WILLIAM ”BILLIE” THOMAS JR.
Born in Los Angeles, California in 1931 his mother brought him to audition at the Hal Roach Studios, he worked in the series until the series' end in 1944. Billie Thomas first appeared in the 1934 Our Gang shorts For Pete's Sake!, as a background player. The "Buckwheat" character was a female at this time. Thomas began appearing as "Buckwheat" with 1935's Mama's Little Pirate.
Despite Thomas being a male, the Buckwheat character remained a female dressed as a Topsy-esque image of the African American "pickaninny" stereotype with bowed pigtails, a large hand-me-down sweater and oversized boots. After Stymie's departure from the series later in 1935, the Buckwheat character slowly morphed into a boy, first referred to definitively as a "he" in 1936's The Pinch Singer. This is similar to the initial handling of another African American Our Gang member, Allen "Farina" Hoskins, who worked in the series during the silent and early sound eras.
Thomas always defended the stereotype critique of his work in the series, pointing out that Buckwheat and the rest of the black Our Gang kids were treated as equals to the white kids in the series. Despite the change in the Buckwheat character's gender, Billie Thomas's genderless costuming was not changed until his appearance as a runaway enslaved black in the 1936 Our Gang feature film General Spanky.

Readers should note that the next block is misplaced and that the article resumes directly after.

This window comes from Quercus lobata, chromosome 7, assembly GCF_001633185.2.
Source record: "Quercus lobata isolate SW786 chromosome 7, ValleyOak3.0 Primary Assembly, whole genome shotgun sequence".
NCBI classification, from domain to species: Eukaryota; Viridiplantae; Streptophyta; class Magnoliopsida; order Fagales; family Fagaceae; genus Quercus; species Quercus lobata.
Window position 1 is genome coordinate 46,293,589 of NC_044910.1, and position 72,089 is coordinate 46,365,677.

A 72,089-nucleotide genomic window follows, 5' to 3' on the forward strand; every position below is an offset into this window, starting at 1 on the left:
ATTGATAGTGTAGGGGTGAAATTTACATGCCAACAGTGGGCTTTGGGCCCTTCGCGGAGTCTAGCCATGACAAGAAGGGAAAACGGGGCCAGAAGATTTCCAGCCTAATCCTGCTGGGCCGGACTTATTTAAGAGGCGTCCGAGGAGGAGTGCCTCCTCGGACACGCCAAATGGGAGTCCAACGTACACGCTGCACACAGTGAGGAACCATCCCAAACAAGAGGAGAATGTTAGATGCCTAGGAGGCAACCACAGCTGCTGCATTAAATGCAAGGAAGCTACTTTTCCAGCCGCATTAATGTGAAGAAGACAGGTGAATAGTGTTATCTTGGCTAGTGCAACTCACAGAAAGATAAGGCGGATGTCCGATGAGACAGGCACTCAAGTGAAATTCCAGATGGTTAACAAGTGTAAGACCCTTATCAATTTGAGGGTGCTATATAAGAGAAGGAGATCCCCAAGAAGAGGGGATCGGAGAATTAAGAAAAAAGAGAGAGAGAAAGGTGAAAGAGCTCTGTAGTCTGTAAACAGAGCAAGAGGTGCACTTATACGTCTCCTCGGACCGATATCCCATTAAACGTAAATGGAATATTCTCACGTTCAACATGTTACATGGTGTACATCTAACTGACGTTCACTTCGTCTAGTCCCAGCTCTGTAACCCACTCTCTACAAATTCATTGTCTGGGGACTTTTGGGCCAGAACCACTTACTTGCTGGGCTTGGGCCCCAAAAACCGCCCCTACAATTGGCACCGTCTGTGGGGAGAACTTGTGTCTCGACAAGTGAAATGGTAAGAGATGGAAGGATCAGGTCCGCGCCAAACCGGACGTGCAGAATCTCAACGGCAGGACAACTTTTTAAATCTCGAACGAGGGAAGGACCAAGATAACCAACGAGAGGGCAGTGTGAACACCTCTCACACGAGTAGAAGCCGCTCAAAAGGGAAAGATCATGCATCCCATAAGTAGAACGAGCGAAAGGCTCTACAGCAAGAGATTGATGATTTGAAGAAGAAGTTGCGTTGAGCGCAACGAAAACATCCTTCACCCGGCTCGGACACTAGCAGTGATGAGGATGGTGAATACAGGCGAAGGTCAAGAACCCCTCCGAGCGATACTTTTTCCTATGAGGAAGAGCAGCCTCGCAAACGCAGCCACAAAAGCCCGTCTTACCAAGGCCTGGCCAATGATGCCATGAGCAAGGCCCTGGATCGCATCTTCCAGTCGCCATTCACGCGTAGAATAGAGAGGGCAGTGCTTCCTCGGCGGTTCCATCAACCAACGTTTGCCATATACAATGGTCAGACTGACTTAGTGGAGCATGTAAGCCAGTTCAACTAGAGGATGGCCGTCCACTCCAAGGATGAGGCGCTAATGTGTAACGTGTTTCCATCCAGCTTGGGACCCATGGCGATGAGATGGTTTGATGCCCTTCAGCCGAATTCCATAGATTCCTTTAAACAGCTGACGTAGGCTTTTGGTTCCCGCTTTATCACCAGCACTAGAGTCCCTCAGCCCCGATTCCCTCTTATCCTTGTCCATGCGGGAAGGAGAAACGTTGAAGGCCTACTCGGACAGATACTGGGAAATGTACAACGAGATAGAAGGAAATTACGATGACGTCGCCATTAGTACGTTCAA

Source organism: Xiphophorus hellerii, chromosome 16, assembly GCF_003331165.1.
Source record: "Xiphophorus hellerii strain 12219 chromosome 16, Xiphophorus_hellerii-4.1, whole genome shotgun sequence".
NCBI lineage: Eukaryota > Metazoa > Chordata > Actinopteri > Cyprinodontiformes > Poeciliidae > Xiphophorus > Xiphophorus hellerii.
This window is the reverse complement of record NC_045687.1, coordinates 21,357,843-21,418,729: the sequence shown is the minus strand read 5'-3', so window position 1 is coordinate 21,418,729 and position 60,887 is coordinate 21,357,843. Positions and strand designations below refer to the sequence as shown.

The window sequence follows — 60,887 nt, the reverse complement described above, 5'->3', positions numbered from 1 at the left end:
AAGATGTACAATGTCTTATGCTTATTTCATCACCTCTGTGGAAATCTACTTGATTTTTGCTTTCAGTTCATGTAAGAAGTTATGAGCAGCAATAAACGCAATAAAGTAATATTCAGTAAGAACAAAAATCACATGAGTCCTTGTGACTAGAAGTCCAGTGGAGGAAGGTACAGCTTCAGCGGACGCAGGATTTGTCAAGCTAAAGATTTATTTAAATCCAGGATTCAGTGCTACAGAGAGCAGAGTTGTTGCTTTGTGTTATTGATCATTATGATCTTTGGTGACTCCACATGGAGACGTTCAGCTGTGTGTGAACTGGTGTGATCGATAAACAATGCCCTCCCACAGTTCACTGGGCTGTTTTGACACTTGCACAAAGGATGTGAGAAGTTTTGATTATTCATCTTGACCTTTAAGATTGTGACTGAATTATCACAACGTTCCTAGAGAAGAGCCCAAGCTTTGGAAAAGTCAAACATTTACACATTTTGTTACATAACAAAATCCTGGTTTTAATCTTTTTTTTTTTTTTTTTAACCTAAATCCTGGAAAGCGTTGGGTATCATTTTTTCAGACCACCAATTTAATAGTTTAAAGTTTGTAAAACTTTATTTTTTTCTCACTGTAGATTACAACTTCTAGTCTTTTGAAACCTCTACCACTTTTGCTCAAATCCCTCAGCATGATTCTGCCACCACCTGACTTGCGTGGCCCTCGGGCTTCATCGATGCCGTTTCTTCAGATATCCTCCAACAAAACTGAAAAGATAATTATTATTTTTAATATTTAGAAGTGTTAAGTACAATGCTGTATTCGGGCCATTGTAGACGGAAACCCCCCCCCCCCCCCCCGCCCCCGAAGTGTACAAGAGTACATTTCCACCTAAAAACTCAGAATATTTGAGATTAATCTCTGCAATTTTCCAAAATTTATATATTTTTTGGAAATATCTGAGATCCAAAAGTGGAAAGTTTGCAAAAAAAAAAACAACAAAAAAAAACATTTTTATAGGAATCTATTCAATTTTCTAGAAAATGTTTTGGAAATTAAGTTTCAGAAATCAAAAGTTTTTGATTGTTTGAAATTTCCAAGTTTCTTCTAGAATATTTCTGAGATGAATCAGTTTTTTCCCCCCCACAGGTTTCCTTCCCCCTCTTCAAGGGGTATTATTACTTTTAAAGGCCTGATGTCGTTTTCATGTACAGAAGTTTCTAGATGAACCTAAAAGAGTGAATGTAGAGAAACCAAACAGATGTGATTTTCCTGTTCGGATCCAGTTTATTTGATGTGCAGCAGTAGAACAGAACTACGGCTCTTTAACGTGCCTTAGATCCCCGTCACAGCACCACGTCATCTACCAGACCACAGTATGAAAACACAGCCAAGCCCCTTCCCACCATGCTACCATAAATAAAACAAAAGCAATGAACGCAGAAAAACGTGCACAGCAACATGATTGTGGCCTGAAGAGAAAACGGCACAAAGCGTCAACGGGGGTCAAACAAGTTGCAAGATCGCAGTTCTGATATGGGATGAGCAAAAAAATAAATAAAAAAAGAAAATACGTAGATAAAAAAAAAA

Thomas remained in Our Gang when the series changed production from Hal Roach Studios to Metro-Goldwyn-Mayer in 1938 and was the only Our Gang cast member to appear in all 52 MGM Our Gang shorts. Thomas was also the only holdover from the Hal Roach era to remain in the series until its end in 1944. By 1940, Thomas had grown out of his speech impediment, and with Lee having been replaced by Robert Blake; Thomas's Buckwheat character was written as an archetypal black youth. He was twelve years old when the final Our Gang film was completed in November 1943.
The character of Buckwheat in later years became synonymous with derogatory stereotypes. However, the work of Thomas and the other black cast members as actors also was credited with helping the cause of race relations by playing alongside white children as equals in a desegregated show during the height of the Jim Crow Era.
After Our Gang, Thomas enlisted in the US Army in 1954, and was released from active military service in 1956 decorated with a National Defense Service Medal. Returning to civilian life, Thomas was offered many film and stage roles, but he had no desire to return as an actor. However, Thomas still enjoyed the film industry at large, and became a successful film lab technician with the Technicolor Corporation.
Thomas, Jr. died in his Los Angeles on October 10, 1980. Coincidentally, exactly 46 years to the day after his mother brought him to audition at the Hal Roach Studios.
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